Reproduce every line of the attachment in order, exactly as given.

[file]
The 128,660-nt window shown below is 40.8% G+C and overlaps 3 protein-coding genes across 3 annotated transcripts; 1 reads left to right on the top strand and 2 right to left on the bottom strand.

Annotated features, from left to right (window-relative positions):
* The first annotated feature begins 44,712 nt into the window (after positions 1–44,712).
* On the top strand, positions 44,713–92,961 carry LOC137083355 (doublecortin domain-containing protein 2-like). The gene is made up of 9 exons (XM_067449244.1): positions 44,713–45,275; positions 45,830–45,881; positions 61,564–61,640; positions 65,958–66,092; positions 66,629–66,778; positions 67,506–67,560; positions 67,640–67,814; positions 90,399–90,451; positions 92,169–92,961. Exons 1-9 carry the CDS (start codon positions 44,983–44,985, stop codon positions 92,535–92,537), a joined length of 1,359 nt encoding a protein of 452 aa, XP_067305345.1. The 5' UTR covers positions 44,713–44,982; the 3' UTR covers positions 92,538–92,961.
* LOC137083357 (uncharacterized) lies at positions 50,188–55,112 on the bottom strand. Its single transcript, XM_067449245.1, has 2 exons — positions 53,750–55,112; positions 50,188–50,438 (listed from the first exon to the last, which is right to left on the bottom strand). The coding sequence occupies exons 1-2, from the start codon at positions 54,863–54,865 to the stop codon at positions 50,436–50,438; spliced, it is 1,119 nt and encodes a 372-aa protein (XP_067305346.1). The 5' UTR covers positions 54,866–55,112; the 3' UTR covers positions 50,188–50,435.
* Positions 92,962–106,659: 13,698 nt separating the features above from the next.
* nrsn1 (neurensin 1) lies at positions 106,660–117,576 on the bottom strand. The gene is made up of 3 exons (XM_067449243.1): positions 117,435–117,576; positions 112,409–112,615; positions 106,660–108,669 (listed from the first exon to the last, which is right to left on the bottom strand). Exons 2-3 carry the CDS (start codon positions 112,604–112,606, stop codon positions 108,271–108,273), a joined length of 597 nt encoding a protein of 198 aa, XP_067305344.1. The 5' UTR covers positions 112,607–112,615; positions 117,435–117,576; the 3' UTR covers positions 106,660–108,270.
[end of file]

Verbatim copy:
The 128,660-nt window shown below is 40.8% G+C and overlaps 3 protein-coding genes across 3 annotated transcripts; 1 reads left to right on the top strand and 2 right to left on the bottom strand.

Annotated features, from left to right (window-relative positions):
* The first annotated feature begins 44,712 nt into the window (after positions 1–44,712).
* On the top strand, positions 44,713–92,961 carry LOC137083355 (doublecortin domain-containing protein 2-like). The gene is made up of 9 exons (XM_067449244.1): positions 44,713–45,275; positions 45,830–45,881; positions 61,564–61,640; positions 65,958–66,092; positions 66,629–66,778; positions 67,506–67,560; positions 67,640–67,814; positions 90,399–90,451; positions 92,169–92,961. Exons 1-9 carry the CDS (start codon positions 44,983–44,985, stop codon positions 92,535–92,537), a joined length of 1,359 nt encoding a protein of 452 aa, XP_067305345.1. The 5' UTR covers positions 44,713–44,982; the 3' UTR covers positions 92,538–92,961.
* LOC137083357 (uncharacterized) lies at positions 50,188–55,112 on the bottom strand. Its single transcript, XM_067449245.1, has 2 exons — positions 53,750–55,112; positions 50,188–50,438 (listed from the first exon to the last, which is right to left on the bottom strand). The coding sequence occupies exons 1-2, from the start codon at positions 54,863–54,865 to the stop codon at positions 50,436–50,438; spliced, it is 1,119 nt and encodes a 372-aa protein (XP_067305346.1). The 5' UTR covers positions 54,866–55,112; the 3' UTR covers positions 50,188–50,435.
* Positions 92,962–106,659: 13,698 nt separating the features above from the next.
* nrsn1 (neurensin 1) lies at positions 106,660–117,576 on the bottom strand. The gene is made up of 3 exons (XM_067449243.1): positions 117,435–117,576; positions 112,409–112,615; positions 106,660–108,669 (listed from the first exon to the last, which is right to left on the bottom strand). Exons 2-3 carry the CDS (start codon positions 112,604–112,606, stop codon positions 108,271–108,273), a joined length of 597 nt encoding a protein of 198 aa, XP_067305344.1. The 5' UTR covers positions 112,607–112,615; positions 117,435–117,576; the 3' UTR covers positions 106,660–108,270.